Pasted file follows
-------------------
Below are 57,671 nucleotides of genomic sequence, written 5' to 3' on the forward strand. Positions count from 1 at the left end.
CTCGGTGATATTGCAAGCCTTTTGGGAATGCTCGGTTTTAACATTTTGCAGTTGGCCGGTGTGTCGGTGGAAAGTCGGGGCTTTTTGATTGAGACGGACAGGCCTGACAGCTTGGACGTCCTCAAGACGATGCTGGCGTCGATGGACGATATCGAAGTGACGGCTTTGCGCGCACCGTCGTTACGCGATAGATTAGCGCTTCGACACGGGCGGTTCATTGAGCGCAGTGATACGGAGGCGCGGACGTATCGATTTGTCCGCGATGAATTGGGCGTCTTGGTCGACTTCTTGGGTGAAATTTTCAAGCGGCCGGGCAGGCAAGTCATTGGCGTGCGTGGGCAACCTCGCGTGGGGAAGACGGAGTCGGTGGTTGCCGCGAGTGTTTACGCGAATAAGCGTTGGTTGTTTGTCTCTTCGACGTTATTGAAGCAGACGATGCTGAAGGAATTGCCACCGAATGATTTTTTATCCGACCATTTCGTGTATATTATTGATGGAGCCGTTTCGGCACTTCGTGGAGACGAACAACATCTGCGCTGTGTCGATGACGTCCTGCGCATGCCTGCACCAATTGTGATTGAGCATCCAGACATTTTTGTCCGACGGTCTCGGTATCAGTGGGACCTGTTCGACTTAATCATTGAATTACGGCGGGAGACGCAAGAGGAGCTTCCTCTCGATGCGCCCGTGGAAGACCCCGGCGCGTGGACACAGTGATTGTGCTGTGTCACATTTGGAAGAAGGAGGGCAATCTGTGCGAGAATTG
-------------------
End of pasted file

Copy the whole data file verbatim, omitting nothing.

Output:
Below are 57,671 nucleotides of genomic sequence, written 5' to 3' on the forward strand. Positions count from 1 at the left end.
CTCGGTGATATTGCAAGCCTTTTGGGAATGCTCGGTTTTAACATTTTGCAGTTGGCCGGTGTGTCGGTGGAAAGTCGGGGCTTTTTGATTGAGACGGACAGGCCTGACAGCTTGGACGTCCTCAAGACGATGCTGGCGTCGATGGACGATATCGAAGTGACGGCTTTGCGCGCACCGTCGTTACGCGATAGATTAGCGCTTCGACACGGGCGGTTCATTGAGCGCAGTGATACGGAGGCGCGGACGTATCGATTTGTCCGCGATGAATTGGGCGTCTTGGTCGACTTCTTGGGTGAAATTTTCAAGCGGCCGGGCAGGCAAGTCATTGGCGTGCGTGGGCAACCTCGCGTGGGGAAGACGGAGTCGGTGGTTGCCGCGAGTGTTTACGCGAATAAGCGTTGGTTGTTTGTCTCTTCGACGTTATTGAAGCAGACGATGCTGAAGGAATTGCCACCGAATGATTTTTTATCCGACCATTTCGTGTATATTATTGATGGAGCCGTTTCGGCACTTCGTGGAGACGAACAACATCTGCGCTGTGTCGATGACGTCCTGCGCATGCCTGCACCAATTGTGATTGAGCATCCAGACATTTTTGTCCGACGGTCTCGGTATCAGTGGGACCTGTTCGACTTAATCATTGAATTACGGCGGGAGACGCAAGAGGAGCTTCCTCTCGATGCGCCCGTGGAAGACCCCGGCGCGTGGACACAGTGATTGTGCTGTGTCACATTTGGAAGAAGGAGGGCAATCTGTGCGAGAATTG